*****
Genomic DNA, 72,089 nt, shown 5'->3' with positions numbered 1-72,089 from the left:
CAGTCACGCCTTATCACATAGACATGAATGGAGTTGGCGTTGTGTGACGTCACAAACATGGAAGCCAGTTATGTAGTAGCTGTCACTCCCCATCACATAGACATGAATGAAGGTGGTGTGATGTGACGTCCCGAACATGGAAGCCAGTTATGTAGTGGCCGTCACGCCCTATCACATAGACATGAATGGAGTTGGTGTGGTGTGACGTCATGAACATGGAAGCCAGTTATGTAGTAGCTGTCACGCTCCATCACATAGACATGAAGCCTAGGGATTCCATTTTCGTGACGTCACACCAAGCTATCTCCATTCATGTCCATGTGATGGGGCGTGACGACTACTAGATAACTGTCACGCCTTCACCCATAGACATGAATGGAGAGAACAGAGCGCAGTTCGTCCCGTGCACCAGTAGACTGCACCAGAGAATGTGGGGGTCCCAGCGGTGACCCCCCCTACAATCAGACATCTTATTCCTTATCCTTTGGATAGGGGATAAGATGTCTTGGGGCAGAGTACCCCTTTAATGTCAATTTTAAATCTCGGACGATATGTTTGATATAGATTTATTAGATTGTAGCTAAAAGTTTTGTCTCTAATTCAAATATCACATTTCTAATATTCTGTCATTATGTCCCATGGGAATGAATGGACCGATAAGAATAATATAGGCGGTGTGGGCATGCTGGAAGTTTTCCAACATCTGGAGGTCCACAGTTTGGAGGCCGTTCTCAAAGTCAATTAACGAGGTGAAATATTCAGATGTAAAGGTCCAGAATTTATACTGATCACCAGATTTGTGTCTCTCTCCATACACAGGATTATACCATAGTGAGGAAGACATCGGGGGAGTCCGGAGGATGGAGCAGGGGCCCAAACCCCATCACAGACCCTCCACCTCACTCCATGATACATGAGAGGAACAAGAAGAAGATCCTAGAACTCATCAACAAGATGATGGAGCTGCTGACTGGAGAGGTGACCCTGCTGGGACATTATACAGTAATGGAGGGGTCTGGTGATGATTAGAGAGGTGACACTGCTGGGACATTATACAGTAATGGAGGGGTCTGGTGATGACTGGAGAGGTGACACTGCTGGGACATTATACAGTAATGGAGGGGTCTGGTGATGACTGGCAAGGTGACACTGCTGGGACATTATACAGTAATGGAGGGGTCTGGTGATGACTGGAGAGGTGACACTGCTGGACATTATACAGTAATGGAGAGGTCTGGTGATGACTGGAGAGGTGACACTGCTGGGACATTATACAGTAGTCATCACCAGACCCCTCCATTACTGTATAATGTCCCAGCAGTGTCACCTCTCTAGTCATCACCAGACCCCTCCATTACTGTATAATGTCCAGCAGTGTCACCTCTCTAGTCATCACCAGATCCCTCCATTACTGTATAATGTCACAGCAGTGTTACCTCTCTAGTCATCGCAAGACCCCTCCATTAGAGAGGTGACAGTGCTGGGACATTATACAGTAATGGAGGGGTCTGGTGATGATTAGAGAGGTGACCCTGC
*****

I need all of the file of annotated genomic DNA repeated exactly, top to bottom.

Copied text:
Genomic DNA, 72,089 nt, shown 5'->3' with positions numbered 1-72,089 from the left:
CAGTCACGCCTTATCACATAGACATGAATGGAGTTGGCGTTGTGTGACGTCACAAACATGGAAGCCAGTTATGTAGTAGCTGTCACTCCCCATCACATAGACATGAATGAAGGTGGTGTGATGTGACGTCCCGAACATGGAAGCCAGTTATGTAGTGGCCGTCACGCCCTATCACATAGACATGAATGGAGTTGGTGTGGTGTGACGTCATGAACATGGAAGCCAGTTATGTAGTAGCTGTCACGCTCCATCACATAGACATGAAGCCTAGGGATTCCATTTTCGTGACGTCACACCAAGCTATCTCCATTCATGTCCATGTGATGGGGCGTGACGACTACTAGATAACTGTCACGCCTTCACCCATAGACATGAATGGAGAGAACAGAGCGCAGTTCGTCCCGTGCACCAGTAGACTGCACCAGAGAATGTGGGGGTCCCAGCGGTGACCCCCCCTACAATCAGACATCTTATTCCTTATCCTTTGGATAGGGGATAAGATGTCTTGGGGCAGAGTACCCCTTTAATGTCAATTTTAAATCTCGGACGATATGTTTGATATAGATTTATTAGATTGTAGCTAAAAGTTTTGTCTCTAATTCAAATATCACATTTCTAATATTCTGTCATTATGTCCCATGGGAATGAATGGACCGATAAGAATAATATAGGCGGTGTGGGCATGCTGGAAGTTTTCCAACATCTGGAGGTCCACAGTTTGGAGGCCGTTCTCAAAGTCAATTAACGAGGTGAAATATTCAGATGTAAAGGTCCAGAATTTATACTGATCACCAGATTTGTGTCTCTCTCCATACACAGGATTATACCATAGTGAGGAAGACATCGGGGGAGTCCGGAGGATGGAGCAGGGGCCCAAACCCCATCACAGACCCTCCACCTCACTCCATGATACATGAGAGGAACAAGAAGAAGATCCTAGAACTCATCAACAAGATGATGGAGCTGCTGACTGGAGAGGTGACCCTGCTGGGACATTATACAGTAATGGAGGGGTCTGGTGATGATTAGAGAGGTGACACTGCTGGGACATTATACAGTAATGGAGGGGTCTGGTGATGACTGGAGAGGTGACACTGCTGGGACATTATACAGTAATGGAGGGGTCTGGTGATGACTGGCAAGGTGACACTGCTGGGACATTATACAGTAATGGAGGGGTCTGGTGATGACTGGAGAGGTGACACTGCTGGACATTATACAGTAATGGAGAGGTCTGGTGATGACTGGAGAGGTGACACTGCTGGGACATTATACAGTAGTCATCACCAGACCCCTCCATTACTGTATAATGTCCCAGCAGTGTCACCTCTCTAGTCATCACCAGACCCCTCCATTACTGTATAATGTCCAGCAGTGTCACCTCTCTAGTCATCACCAGATCCCTCCATTACTGTATAATGTCACAGCAGTGTTACCTCTCTAGTCATCGCAAGACCCCTCCATTAGAGAGGTGACAGTGCTGGGACATTATACAGTAATGGAGGGGTCTGGTGATGATTAGAGAGGTGACCCTGC